B-boys battle for dollars
Breaking may be about moves, but break battles are nothing if not about cocky endurance -- they're spinning, flying, acrobatic, getting-served, street-level dance wars. At the Bridging the Gap B-boy Battle, athletic five-on-five crews will prove this by hitting the floor to show off moves and compete for respect and cash. The crews of five dancers are judged on style, dance ability, execution, and originality. Rules? No touching. "A lot of these guys get aggressive," host Richard "Speedy Legs" Fernandez says. "It's like a boxing match." This competition is the third in a series of five battles; the first two were held in March (with six crews competing) and September (eight crews). After tonight and a fourth battle scheduled for February, a fifth and final night will bring back the first four winners for a killer showdown.
It seems difficult to travel far into hip-hop country and not hear a renunciation of media-saturated gangsta bling and a return to, um, moral values. So it is with the b-boy battles, which Speedy Legs, along with hosts Seth "Brimstone 127" Schere and rapper William "Mista Long" McLean (formerly of the 1990s duo Black Sheep), says are a clean, athletic return to break dancing's roots. "We want to push positive hip-hop culture," Brimstone says. And b-boy is more than just about break dancing, says Speedy Legs, who has been dancing for 20 years and serves as a kind of break godfather. Speedy waxes all philosophical when he talks old school about the evolution of single headspin flourishes into entire series of pounding moves and increasingly demanding sequences of stunts. But the b-boy, he says, is more than that -- he embodies an attitude, a hip-hop persona burning brightly despite commercialization. To Speedy, the b-boy is the true believer, as it were, not too caught up in gymnastic flair to forget he's still dancing to a beat. "I always teach that you can invent something new if you know the old stuff."
The Bridging the Gap B-boy Battle goes down at the 21st Street Rec Center (2100 Washington Ave., Miami Beach). Doors open at 7 p.m., and admission costs $10. Visit www.hiphopelements.com, or call 786-266-0809. -- Dave Amber
Fair-Weather Holiday Shopping
If you haven't done your holiday shopping by now, well, the malls sure aren't gettin' any less crowded and shoppers aren't getting any friendlier. But the obvious alternative of surfing the web for stocking stuffers is about as fun as a holiday party with Scrooge (e.g., watching your boss get tanked). At this late date, your best bet is Buckler's Holiday Craft Show, coming this weekend to the South Florida Fairgrounds (9067 Southern Blvd., West Palm Beach). Not only does the show include items you can't find at Wal-Mart (imagine that!) but the gifts are all handcrafted by the vendors -- not some poor 12-year-old in a Singapore sweatshop. And while you're at the fairgrounds, you might as well stop by Yesteryear Village, which is especially spruced up this weekend for the holiday season. The ten-acre park is one of the few places a South Floridian can experience a bit of local history. It sure beats renting Miracle on 34th Street for the 50th time. The craft show takes place Friday through Sunday. Admission costs $6 for adults and is free for children under 12. Admission to Yesteryear Village costs $5. Call 561-793-0333. -- Jason Budjinski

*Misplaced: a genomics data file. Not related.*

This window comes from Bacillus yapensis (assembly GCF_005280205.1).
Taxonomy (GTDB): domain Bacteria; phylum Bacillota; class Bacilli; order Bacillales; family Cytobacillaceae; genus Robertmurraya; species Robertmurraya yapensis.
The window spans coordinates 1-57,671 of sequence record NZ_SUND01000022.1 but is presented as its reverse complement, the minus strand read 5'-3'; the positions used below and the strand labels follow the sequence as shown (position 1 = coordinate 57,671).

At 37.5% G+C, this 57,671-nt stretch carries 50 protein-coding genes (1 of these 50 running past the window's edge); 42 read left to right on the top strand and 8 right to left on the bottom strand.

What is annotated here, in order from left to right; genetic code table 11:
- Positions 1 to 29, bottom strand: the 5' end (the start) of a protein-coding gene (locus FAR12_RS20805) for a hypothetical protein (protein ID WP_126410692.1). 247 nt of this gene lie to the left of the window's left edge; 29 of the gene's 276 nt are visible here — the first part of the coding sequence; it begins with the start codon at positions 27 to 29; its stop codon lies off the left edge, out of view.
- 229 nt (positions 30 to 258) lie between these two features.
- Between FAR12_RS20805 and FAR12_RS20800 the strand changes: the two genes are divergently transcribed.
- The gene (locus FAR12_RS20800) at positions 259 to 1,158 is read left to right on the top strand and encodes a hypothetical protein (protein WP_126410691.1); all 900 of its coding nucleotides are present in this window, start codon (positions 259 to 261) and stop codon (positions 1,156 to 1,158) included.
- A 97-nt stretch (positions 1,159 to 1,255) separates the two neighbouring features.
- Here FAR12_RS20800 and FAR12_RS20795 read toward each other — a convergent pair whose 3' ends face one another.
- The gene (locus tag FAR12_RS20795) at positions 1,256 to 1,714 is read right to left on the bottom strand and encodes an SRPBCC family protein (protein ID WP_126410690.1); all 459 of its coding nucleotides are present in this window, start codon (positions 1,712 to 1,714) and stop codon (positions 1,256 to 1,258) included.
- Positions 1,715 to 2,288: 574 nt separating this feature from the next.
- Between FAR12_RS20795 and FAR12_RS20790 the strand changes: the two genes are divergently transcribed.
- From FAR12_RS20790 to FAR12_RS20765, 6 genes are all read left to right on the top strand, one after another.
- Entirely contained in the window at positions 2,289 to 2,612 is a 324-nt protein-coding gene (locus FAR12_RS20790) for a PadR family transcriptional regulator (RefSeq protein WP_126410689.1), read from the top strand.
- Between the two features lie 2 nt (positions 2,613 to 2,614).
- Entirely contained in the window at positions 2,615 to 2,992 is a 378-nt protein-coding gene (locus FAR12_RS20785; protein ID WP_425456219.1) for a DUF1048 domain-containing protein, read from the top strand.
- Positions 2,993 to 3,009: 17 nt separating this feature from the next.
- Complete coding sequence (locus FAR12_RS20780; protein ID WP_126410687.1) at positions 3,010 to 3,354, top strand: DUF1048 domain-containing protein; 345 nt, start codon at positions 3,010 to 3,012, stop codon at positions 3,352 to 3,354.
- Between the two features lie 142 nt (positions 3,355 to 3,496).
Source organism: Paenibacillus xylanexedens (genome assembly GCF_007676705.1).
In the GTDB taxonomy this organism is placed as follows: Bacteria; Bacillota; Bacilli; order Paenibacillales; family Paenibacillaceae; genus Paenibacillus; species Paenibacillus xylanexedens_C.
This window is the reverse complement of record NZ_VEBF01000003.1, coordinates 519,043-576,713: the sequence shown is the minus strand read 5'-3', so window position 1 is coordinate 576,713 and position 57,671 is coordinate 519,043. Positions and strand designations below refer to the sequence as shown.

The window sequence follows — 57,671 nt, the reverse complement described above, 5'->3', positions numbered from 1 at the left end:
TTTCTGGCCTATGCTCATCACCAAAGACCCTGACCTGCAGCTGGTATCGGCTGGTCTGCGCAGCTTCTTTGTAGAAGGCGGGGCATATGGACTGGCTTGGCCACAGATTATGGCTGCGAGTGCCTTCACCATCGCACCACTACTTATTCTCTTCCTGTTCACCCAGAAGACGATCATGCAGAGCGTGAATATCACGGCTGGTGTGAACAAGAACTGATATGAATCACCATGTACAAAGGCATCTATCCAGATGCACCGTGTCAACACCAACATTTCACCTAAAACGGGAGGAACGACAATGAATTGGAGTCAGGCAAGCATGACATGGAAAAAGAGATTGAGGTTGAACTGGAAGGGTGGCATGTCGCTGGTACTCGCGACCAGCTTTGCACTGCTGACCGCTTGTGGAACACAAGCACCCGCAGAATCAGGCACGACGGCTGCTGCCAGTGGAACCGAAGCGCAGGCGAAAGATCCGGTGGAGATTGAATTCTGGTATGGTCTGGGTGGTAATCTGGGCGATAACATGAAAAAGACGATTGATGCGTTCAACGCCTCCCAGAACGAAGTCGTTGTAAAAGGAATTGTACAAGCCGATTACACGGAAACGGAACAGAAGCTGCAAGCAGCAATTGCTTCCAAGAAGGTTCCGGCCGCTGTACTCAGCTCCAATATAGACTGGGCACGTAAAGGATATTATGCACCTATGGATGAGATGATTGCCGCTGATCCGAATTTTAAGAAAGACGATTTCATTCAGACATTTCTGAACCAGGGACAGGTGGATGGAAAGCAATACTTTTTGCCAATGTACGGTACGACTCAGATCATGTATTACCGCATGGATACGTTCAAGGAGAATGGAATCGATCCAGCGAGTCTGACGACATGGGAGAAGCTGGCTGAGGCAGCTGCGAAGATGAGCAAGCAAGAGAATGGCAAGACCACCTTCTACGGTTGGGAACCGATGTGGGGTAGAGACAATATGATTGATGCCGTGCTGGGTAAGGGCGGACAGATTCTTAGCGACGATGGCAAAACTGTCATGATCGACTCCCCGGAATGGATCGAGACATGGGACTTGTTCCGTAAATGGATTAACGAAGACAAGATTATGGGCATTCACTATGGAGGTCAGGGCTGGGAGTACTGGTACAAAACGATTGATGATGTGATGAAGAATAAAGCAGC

Broward gets down
The downtown Fort Lauderdale scene has always housed local acts along with its perennial meat market, usually displacing alternatives such as indie-rock dance parties. Miami's got its Vice, its Revolver, and whatever other grand soiree that revels in its own hipsterdom. Recently, though, Fort Lauderdale has rivaled its counterparts to the south with several new nights featuring DJs in neighborhood pubs, making Broward a unique choice for nightlife happenings. Following the demise of the beloved Blowtorch monthlies, Crush has ably picked up the pieces for the past year. The weekly Thursday gathering remains one of the most popular social events in the area, and its purpose is simple: dance, drink, and be merry. Featuring DJs Matt Cash (Vice) and Adam Wrong, among others, Crush is hip-hop, pop, indie rock, new wave, mashup, and punk, all in one four-hour package. By avoiding Miami's elitist tendencies for a friendlier vibe, Crush has helped spearhead a new culture and move South Florida's social epicenter a few miles north. Crush lasts from 10 p.m. to 2:30 a.m. every Thursday at the Fox and Hound (4812 N. Dixie Hwy., Fort Lauderdale). Eighteen and older welcome. The cover costs $4; free beer from 10 to 11 p.m. Call 954-491-8869. -- Kiran Aditham
"I went downtown/I saw Miss Brown/She had brown sugar/All over her booga-wooga." The lyrics to Bob Marley's "Kinky Reggae" sum up what it's like to feast your eyes on a Caribbean hottie. It's no surprise that the islands simmer with sexual activity, but unfortunately, the region's HIV infection rate is second only to that of sub-Saharan Africa, and the virus is spreading primarily through heterosexual contact. Party promoter Damian Tater would love it if everybody could play with one another's sugarcoated booga-woogas without getting sick. So he's enlisted the help of Planned Parenthood and the local health department to help him do outreach and pass out condoms at theSecond Annual Safe Sex Party at the Reggae Palace (1900 Okeechobee Blvd., West Palm Beach). Tater says to expect DJs spinning sexy tunes, plus prizes and "live demos!" Hopefully, no one will end up with "candy tar/all over his chocolate bar." Call 561-236-2537, or visit www.fullavibes.com. -- Deirdra Funcheon
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